GnRH (Gonadotropin-Releasing Hormone)


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GNRHGnRH refers to the gonadotropin-releasing hormone which may also be known as the luteinizing hormone releasing hormone or LHRH. This is a trophic peptide hormone that is used as a follicle stimulator as well as a lutenizing hormone within the anterior pituitary.

In a natural setting, GnRH is synthesized and then released from the neurons of the hypothalamus. When experimenting with mammal subjects, such as rhesus monkeys, the product is synthesized from the 92-amino acid known as preprohoromne that is located in the preoptic anterior hypothalamus.

Study Related to Ovulation

Studies in He de France and Suffolk focused on how GnRH was secreted prior to ovulation in ewe.

  • Previous studies established that physiological estradiol is accompanied by a sustained and significant surge of GnRH. However, these studies did not determine the consistency of this effect during a preovulatory LH surge.
  • To better understand these effects, a group of ewe were gathered during their preovulatory period for further study. Jugular blood samples were taken in intervals throughout a 48 hour period. These ewes were examined during the follicular or luteal phases.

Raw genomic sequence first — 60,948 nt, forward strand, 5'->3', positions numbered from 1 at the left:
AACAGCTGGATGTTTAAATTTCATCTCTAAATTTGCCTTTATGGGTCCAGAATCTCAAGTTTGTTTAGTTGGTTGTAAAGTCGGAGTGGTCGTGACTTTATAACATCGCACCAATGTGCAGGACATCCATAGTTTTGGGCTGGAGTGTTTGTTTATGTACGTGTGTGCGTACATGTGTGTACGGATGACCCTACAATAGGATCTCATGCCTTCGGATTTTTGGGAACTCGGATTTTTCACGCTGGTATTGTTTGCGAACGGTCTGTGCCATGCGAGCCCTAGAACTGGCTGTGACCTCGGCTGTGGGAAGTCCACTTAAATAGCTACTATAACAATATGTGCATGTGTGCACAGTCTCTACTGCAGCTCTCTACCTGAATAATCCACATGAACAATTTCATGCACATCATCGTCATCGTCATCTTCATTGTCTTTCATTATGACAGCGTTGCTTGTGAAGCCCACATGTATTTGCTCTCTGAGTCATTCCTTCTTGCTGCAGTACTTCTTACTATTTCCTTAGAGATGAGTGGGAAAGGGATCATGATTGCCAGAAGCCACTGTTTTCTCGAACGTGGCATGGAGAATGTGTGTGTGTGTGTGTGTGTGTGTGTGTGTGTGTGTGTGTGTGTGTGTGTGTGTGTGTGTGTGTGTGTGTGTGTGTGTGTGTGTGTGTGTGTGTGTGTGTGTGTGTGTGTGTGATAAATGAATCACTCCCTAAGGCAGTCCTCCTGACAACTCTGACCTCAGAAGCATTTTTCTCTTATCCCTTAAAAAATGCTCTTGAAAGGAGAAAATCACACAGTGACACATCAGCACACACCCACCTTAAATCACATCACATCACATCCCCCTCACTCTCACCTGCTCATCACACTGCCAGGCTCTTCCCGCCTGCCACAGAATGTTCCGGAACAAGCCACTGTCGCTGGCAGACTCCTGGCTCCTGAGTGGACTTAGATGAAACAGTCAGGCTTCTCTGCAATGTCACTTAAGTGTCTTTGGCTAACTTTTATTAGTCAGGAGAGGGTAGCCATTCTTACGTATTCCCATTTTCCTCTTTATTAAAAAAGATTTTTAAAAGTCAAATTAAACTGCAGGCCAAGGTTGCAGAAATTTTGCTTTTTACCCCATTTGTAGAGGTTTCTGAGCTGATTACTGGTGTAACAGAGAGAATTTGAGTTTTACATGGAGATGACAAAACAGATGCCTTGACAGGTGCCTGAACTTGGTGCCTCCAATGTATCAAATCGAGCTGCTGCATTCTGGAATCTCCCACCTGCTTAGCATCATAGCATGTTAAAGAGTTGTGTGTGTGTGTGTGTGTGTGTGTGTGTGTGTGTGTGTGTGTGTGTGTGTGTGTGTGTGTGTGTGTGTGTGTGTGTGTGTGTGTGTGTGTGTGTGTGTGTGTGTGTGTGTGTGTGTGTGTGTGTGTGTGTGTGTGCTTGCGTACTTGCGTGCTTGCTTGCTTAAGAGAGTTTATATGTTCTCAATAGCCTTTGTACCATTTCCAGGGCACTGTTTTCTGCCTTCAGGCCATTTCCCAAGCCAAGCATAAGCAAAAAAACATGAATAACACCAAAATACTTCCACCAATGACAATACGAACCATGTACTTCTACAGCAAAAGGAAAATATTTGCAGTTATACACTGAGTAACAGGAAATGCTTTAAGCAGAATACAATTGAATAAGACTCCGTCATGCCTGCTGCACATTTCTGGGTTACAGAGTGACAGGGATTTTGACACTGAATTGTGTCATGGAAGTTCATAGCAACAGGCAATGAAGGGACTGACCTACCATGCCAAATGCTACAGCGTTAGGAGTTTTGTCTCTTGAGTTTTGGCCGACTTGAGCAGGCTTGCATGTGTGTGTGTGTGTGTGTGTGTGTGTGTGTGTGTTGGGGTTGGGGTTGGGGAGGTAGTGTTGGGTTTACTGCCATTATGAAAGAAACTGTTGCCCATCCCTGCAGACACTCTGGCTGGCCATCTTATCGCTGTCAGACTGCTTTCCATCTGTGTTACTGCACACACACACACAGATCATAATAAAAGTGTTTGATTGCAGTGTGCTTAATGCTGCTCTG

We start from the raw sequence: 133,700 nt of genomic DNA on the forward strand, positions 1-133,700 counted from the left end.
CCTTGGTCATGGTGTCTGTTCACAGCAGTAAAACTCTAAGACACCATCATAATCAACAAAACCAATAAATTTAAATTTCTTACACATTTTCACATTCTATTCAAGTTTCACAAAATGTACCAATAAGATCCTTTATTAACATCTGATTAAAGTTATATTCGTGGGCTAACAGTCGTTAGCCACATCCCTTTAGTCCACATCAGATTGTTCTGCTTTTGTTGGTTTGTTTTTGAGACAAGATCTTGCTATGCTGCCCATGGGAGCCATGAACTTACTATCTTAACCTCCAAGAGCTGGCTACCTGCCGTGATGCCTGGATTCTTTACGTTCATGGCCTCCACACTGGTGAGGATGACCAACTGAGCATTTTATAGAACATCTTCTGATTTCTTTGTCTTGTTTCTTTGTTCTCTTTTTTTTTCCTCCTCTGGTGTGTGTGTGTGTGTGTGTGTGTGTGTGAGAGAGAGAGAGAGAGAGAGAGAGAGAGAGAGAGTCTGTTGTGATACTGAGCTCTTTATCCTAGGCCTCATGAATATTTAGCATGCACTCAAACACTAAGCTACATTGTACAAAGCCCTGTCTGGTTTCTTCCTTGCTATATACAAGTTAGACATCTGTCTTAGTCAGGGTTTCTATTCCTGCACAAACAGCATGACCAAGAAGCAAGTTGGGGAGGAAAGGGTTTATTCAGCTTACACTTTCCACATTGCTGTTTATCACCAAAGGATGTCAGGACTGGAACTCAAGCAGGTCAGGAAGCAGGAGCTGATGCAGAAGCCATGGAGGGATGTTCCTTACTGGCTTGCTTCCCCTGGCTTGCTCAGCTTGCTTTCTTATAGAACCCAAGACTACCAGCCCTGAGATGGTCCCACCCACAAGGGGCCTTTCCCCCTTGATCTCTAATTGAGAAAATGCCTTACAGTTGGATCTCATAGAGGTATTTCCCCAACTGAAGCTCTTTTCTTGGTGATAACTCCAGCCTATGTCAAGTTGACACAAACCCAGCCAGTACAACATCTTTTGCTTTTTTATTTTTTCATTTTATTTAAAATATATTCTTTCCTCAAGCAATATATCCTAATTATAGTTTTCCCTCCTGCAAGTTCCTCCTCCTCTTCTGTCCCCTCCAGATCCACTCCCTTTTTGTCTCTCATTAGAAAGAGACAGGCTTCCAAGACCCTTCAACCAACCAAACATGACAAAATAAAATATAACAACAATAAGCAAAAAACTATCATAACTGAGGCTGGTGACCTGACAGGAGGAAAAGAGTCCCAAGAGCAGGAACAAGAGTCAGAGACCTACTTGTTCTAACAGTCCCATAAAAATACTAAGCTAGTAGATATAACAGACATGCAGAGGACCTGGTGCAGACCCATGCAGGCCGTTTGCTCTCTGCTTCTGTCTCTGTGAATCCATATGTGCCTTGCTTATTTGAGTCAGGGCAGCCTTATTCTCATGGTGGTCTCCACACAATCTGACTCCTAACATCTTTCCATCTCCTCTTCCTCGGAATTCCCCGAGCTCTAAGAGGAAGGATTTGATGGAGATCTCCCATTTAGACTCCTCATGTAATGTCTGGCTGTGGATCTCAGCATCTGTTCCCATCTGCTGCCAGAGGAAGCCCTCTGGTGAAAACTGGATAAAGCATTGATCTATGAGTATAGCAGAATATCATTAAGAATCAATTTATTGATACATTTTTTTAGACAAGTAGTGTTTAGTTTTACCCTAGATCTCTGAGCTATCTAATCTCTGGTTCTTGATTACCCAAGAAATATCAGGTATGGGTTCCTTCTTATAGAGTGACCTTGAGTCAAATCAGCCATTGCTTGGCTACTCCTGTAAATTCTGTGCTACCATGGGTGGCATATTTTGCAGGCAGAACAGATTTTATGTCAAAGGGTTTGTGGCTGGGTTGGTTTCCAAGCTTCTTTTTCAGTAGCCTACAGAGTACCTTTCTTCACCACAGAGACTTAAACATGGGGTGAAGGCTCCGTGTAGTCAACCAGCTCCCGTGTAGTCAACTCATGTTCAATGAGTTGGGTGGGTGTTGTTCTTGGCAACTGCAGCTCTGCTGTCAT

• Results showed that during the follicular phase, there was a significant increase of GnRH secretions, particularly before the surge of LH. The surges of GnRH were nearly 40x greater and lasted significantly longer than the LH surges. No ewes showed evidence of a GnRH surge during the LH surge or in the blood samples collected in the postmortem inspection of the pituitary portal vessels.
  • Additionally, the pulse frequency during the GnRH surge was larger than the surge during the luteal phase. During the follicular phase the pulse frequency of GnRH increased again while the amplitude decreased as the surge continued to approach.

The results of this study help to demonstrate the GnRH secretions that occur prior to ovulation in the ewe. These secretions are dynamic in nature, starting off as slow pulses throughout the luteal phase and increasing in frequency throughout the follicular phase before culminating in a surge of GnRH.

Evidence for Pulsatile Release of GnRH

GnRH levels in rhesus monkeys were measured throughout a study to better determine the release patterns of this chemical in a natural setting.

  • The portal blood from the hypothalamic-pituitary stalk was collected from female rhesus monkeys by cutting at the diaphragm sellae. This blood was continuously obtained for half hour intervals throughout the nine hour period with a constant exfusion pump.
  • The GnRH fluctuations in the blood increased most prominently in those that were ovariectomized with peaks occurring every 1-3 hours.
  • Three monkeys were administered estradiol at 1000 ng via IV to determine if this would have an impact on the decreasing the GnRH levels in these animals. Over the next two hours, there would be no decrease in the GnRH levels present in the monkeys.

The results of this study fail to provide any direct evidence for hypothalamic meditation within the pituitary LH pulsatile release. Additional study is required to better understand the workings of this cycle in primate subjects.

The ongoing study of the natural effects of GnRH will better assist scientists with creating a proper synthetic solution of this chemical.


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